Then suddenly a paddle-boarder showed up and quickly launched and took off after Max. He pulled alongside the dog just as the Coast Guard arrived. The Guardians of the Coast quickly had a shivering Max aboard their motorlifeboat and told paddle-boarder Jason Abner they’d monitor his return to the beach.
A little later, a very grateful Lorrie and her daughter were re-united with Max back at the Coast Guard Station. She thanked the crew that helped to save her dog and for intervening to assist Mr. Abner.
A big community thank-you to the Coast Guard as well.
11:43am- Yachats Fire Rescue is enroute to a report of a traffic crash on Hwy 101 at King Street just north of town. Watch for emergency vehicles. Northbound lane is blocked. Watch for flaggers.
11:45am- Three vehicle traffic crash involving a fire department vehicle.
11:48am- All those involved are out and walking around. Appears to be non-injury. OSP is enroute to investigate and do the paperwork.
Pacific Power says it may take until 3pm this afternoon to repair/replace some equipment that failed at 7am throwing nearly 1,400 homes off the grid. They said they’re grateful for customer patience. They’re working as fast as they can to restore power.
Typically Pacific Power offers worst case scenario on how long repairs take, so if experience is any indication the power may come back on as early as 1pm. But that’s just a dart at the target.
Friday, May 8th – Lincoln County
Summary: The breeze was down slightly yesterday, but not by much as afternoon/evening northerlies gusted into the 30s. Skies were mostly sunny, though a few cotton-ball clouds developed again right around sunset. High temperatures for the day came in on target between 55-60F. The wind machine was switched off by midnight and it was calm most of the night allowing some beach haze and patchy fog to develop just before dawn. This morning, clear skies above were undercut by patchy fog, lowering visibility down to a half mile in spots.
Past 24 Hours High/Low/Gust…
Lincoln City: 61F/47F/33mph
Depoe Bay: 57F/43F/27mph
Forecast: We’ll probably see a throng of visitors in shorts and flip-flops this weekend, especially tomorrow, when Valley temperatures make a run for the mid-80s while the Central Coast enjoys nearly ideal beach conditions. Today, abundant sunshine is in the cards, highs of 60F or a little better, and northwest winds 10-15 mph gusting 20. Patchy fog, partly cloudy and lows of 45F are expected tonight. Tomorrow, while the Valley sweats, we should be mostly sunny with highs of 60-65F and light northwest winds. Outlook is for a change on Sunday when a minor weather front slides in bringing clouds and a chance of drizzle or showers. Unsettled conditions are predicted through Thursday with showers, sunbreaks and fairly light winds. Temperatures during the period are projected to be slightly below normal with highs of 50-55F and lows of 45F.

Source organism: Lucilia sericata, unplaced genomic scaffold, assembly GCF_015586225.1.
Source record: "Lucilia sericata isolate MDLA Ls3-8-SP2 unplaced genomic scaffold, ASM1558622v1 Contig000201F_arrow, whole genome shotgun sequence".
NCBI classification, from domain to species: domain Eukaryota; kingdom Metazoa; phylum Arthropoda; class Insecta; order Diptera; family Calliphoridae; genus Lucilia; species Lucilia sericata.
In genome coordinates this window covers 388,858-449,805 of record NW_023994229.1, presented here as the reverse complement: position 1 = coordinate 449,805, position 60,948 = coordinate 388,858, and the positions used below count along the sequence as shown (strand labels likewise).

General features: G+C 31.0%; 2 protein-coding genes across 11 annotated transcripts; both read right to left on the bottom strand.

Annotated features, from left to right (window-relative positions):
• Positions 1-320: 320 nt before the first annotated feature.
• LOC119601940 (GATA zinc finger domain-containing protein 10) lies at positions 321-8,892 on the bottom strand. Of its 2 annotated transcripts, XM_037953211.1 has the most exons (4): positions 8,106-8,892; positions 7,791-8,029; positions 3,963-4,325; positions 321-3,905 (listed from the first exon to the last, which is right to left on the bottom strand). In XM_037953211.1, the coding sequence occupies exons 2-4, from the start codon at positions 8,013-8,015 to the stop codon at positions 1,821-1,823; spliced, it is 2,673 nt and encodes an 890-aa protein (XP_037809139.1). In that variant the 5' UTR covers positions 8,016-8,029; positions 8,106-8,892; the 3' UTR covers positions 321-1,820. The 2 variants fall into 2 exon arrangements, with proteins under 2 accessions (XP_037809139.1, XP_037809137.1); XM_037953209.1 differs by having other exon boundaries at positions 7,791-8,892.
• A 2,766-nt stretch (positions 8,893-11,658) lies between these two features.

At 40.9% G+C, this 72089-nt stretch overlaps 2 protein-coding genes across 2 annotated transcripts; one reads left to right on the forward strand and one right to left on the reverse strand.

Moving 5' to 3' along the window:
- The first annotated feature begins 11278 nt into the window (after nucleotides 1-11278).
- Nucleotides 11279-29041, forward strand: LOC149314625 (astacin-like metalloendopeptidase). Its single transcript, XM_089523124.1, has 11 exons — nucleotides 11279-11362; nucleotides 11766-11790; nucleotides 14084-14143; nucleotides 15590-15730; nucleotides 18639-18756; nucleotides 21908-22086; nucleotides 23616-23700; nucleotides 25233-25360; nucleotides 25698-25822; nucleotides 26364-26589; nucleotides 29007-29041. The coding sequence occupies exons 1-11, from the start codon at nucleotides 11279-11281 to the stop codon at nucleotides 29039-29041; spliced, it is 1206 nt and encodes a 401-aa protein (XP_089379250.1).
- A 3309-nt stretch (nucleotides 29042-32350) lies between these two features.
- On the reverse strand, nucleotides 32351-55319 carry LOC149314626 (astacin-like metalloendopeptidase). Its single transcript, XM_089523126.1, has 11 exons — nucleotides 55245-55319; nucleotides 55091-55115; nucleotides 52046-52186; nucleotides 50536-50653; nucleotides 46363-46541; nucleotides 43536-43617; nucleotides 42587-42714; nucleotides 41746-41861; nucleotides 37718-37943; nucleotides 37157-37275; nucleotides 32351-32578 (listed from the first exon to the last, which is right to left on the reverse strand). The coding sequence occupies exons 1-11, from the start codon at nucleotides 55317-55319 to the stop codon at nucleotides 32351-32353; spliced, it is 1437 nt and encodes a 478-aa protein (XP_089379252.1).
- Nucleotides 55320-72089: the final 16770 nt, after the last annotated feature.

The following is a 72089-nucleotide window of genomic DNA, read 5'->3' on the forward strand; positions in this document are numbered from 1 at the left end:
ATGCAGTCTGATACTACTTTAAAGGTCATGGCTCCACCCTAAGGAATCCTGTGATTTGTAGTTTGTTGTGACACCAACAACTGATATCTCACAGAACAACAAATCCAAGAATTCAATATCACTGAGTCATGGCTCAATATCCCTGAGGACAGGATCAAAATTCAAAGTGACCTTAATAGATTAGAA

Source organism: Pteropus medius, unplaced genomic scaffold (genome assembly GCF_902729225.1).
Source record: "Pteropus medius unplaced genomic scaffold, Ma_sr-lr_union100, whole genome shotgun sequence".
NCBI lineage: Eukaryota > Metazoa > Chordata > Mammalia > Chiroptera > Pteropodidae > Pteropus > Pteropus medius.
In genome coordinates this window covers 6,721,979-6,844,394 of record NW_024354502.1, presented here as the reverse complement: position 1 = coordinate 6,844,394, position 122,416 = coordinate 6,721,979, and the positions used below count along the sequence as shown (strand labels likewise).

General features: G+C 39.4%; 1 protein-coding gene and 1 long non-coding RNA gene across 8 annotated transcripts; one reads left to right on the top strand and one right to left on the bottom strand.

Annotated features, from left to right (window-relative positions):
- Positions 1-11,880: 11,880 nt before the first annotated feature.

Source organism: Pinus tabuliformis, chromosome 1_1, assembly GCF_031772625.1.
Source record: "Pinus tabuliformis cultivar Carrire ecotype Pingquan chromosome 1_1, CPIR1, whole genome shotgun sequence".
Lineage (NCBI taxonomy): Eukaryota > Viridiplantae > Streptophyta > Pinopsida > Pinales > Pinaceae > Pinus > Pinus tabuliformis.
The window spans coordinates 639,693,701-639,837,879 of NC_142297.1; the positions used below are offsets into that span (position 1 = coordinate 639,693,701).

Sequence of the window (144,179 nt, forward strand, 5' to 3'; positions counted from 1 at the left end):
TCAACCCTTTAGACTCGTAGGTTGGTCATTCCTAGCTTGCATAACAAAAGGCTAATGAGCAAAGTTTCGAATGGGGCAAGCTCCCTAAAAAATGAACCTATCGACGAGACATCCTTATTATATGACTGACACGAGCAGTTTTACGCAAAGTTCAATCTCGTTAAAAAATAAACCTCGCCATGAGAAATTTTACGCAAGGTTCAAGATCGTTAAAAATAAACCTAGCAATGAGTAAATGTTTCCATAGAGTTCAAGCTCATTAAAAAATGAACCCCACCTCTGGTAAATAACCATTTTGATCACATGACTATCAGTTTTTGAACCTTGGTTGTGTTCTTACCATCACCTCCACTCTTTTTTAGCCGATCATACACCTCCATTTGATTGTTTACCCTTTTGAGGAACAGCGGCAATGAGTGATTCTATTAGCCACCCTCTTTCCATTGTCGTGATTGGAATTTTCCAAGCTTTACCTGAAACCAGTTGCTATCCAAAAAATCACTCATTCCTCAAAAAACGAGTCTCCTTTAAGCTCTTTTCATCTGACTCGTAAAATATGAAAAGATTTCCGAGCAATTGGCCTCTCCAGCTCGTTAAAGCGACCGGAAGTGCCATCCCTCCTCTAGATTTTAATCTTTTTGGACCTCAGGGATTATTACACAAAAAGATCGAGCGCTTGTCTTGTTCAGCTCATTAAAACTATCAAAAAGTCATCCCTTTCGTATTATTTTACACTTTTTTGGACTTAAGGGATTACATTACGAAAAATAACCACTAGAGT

Travel: In the Coast Range today, sunny with 70-75F. Valley destinations are expecting sunshine and highs of 75-80F. The Columbia River Gorge forecast calls for sunny skies, light east wind, temps around 80F. For the Cascades, there is bare pavement on the passes this morning, temperatures are 35-45F; sunny with the free air freezing level at 9,000 feet. Outlook for weekend travelers is dry pavement until a chance of showers develops Sunday and Sunday night; the freezing level remains above 7,500 feet so the mountain highways should not be a problem.
Cascades Snow Pack: Currently 30”; a loss of 2” since yesterday; an overall loss of 6” in the past seven days; 86” less than this date last year; 91% below the 30-year average Snow Water Equivalent (total amount of moisture in the snow pack).
Marine: Seas are lumpy 5 footers at 6 seconds with winds 15-20 knots out of the NNE this morning. Northerlies 15-20 knots gusting 25 are expected today with 4-5 foot windwaves overpowering a 3 foot swell. The breeze eases tonight to N 10-15 knots gusting 20 and seas 4 feet. Tomorrow, N winds 10-15 knots with 3 foot swells at 9 seconds. Outlook is for northerlies 10-20 knots Sunday through Tuesday with mixed swells/windwaves 4-5 feet. Always check the latest Bar Reports before you venture offshore.
On the Beach… Sunny, breezy, surf 3-4 feet (low).
* For a safe and enjoyable time on the Central Coast, the Oregon Parks & Recreation Department offers these Beach Safety Tips.
05/08 Fri 10:04 AM -0.78 L
05/08 Fri 04:55 PM 6.51 H
05/08 Fri 10:00 PM 3.08 L
05/09 Sat 03:52 AM 7.68 H
In Short: Clear and windy, then clouds and showers.